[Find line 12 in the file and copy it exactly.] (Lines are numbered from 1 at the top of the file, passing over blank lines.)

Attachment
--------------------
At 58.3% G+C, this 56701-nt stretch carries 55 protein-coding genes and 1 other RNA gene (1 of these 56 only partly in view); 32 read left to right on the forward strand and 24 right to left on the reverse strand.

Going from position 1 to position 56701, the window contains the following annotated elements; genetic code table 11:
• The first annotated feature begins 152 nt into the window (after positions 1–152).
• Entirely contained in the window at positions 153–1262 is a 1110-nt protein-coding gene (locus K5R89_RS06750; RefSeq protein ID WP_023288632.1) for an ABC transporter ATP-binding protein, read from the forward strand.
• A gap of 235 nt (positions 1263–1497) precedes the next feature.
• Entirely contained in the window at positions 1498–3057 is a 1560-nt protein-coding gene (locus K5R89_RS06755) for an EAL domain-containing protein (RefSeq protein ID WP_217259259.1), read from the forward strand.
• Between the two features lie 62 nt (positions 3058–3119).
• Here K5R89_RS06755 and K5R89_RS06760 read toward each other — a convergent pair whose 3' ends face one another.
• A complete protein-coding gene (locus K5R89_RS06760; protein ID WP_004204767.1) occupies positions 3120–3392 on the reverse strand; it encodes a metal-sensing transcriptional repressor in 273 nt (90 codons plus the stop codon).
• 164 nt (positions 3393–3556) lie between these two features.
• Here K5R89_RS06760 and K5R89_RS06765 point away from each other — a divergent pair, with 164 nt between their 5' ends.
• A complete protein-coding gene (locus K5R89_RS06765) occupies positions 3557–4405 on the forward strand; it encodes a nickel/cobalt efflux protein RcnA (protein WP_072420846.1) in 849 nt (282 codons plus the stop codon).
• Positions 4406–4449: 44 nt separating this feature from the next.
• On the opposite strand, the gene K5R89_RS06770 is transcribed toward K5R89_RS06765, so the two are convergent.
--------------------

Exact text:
• A complete protein-coding gene (locus K5R89_RS06765) occupies positions 3557–4405 on the forward strand; it encodes a nickel/cobalt efflux protein RcnA (protein WP_072420846.1) in 849 nt (282 codons plus the stop codon).